Fiat 500 Review
Fiat have updated their popular 500 model but how noticeable are the changes?
- Big interior changes and subtle styling additions to the exterior
- Plenty of colours and customisation to make your Fiat 500 your own
- Good choice of engines including the TwinAir
- Not a lot of room in the rear for tall people
- Entry level Pop lacks air conditioning
When the Fiat 500 was launched in its native Italy in 1957, the cute car was so popular as families bundled into them for trips away, or the many millions that made traffic jams around Turin, Milan or Rome. Nearly 60 years later the original iconic car has also become an in-demand classic with their value increasing all the time.
Fiat decided to relaunch the model in 2008 capturing the hearts of a very different audience, mainly women wanting a nice runaround that wasn’t boring in style or substance.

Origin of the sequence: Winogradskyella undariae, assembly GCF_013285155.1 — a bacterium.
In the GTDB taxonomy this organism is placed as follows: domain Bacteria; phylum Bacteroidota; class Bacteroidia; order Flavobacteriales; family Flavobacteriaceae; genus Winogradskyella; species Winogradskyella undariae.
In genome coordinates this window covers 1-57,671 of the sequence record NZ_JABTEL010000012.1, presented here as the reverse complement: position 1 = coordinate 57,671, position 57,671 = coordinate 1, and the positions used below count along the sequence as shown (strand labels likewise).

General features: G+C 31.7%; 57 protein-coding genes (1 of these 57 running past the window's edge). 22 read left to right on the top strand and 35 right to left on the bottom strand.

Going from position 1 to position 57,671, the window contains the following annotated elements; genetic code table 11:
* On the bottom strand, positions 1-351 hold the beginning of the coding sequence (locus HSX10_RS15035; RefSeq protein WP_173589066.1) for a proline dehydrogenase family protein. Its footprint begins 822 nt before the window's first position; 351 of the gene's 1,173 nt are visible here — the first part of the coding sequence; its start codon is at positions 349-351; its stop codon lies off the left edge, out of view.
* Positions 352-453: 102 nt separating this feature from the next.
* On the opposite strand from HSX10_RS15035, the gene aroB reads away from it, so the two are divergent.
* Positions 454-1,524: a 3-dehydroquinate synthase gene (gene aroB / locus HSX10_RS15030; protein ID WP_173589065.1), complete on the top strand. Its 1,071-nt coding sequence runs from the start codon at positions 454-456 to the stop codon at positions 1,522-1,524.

Not resting on their laurels, Fiat have launched the all-new 500 to try and keep them at the top of the highly competitive city car segment, a position they have held since 2009.
On the Road
It might be a runaround but pair the 500 with the right engine and you have a rather lively little model. There are three petrol options to go for, a 1.2-litre that produces 69hp and has a top speed of 99mph, or the 0.9 Twinair turbo that is available with 85hp or 105hp. The latter makes a wonderful deep, throaty noise at low revs and with 145Nm of torque from 2000 rpm it is certainly no slouch.
The 1.2-litre engine is likely to be the most popular choice for buyers but before the end of 2015 Fiat will bring out a diesel option.
The Fiat 500 is a fun car to drive, the ride might not always be too sympathetic on harsh surfaces but it made light work of zipping around London on the UK launch. A different route around the twisty country lanes away from the capital really meant the Fiat 500 could be pushed through its paces. It was very nimble although there was some body roll which dulled the steering input slightly, but it showed that it is more than just a city car.